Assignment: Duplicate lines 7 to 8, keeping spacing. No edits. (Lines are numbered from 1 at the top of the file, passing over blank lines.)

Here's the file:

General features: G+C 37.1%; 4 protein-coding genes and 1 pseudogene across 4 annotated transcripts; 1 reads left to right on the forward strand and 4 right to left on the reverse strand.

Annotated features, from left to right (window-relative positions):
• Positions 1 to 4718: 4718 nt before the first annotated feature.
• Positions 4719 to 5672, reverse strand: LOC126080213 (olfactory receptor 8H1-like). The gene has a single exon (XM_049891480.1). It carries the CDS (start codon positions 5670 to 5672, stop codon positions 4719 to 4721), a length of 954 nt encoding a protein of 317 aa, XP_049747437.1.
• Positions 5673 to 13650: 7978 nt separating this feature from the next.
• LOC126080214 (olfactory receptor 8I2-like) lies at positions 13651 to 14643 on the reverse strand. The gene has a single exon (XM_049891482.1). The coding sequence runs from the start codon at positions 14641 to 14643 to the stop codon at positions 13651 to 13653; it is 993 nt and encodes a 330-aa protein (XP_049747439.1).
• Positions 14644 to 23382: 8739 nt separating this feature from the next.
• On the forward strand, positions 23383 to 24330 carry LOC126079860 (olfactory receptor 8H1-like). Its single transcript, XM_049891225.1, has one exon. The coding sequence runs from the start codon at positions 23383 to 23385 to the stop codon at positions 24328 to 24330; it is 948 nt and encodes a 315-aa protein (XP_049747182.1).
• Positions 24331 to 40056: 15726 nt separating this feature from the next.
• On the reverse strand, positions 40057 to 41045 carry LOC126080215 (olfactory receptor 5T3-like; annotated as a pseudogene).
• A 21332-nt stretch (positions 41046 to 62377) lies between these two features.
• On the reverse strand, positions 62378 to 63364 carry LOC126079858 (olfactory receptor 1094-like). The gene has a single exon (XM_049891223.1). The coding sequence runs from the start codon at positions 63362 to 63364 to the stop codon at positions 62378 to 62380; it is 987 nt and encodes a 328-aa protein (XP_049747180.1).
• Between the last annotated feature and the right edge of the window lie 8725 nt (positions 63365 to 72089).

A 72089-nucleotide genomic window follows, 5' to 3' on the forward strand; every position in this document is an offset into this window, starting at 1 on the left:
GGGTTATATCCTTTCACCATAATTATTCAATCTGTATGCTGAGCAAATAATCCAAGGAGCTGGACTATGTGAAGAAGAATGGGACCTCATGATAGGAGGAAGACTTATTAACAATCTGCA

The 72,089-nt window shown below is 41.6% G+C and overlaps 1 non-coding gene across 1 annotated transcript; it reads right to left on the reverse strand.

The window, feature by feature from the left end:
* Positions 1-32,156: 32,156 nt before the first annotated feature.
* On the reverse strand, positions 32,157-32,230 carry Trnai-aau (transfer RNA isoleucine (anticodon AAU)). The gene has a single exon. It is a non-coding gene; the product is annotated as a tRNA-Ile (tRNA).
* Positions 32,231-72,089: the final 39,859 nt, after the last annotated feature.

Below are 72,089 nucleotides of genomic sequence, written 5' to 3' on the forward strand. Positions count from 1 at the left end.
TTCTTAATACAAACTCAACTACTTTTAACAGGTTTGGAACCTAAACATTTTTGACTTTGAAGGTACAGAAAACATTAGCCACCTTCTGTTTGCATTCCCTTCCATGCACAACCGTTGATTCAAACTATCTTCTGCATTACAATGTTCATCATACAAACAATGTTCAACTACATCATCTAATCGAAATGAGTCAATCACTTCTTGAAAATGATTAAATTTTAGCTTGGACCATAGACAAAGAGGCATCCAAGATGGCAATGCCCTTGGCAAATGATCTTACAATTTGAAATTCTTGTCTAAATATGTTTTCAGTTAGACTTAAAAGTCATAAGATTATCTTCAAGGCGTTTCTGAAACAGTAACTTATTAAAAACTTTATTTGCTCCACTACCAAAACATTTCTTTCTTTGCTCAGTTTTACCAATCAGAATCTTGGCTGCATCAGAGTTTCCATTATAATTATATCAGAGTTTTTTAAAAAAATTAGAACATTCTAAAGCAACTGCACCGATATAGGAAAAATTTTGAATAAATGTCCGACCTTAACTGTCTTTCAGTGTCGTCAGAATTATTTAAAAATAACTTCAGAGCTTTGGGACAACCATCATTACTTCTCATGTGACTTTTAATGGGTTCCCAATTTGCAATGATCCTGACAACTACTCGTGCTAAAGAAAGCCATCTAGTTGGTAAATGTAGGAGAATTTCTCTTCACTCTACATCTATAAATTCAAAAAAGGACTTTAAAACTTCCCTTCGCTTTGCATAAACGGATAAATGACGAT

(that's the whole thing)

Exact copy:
• Positions 14644 to 23382: 8739 nt separating this feature from the next.
• On the forward strand, positions 23383 to 24330 carry LOC126079860 (olfactory receptor 8H1-like). Its single transcript, XM_049891225.1, has one exon. The coding sequence runs from the start codon at positions 23383 to 23385 to the stop codon at positions 24328 to 24330; it is 948 nt and encodes a 315-aa protein (XP_049747182.1).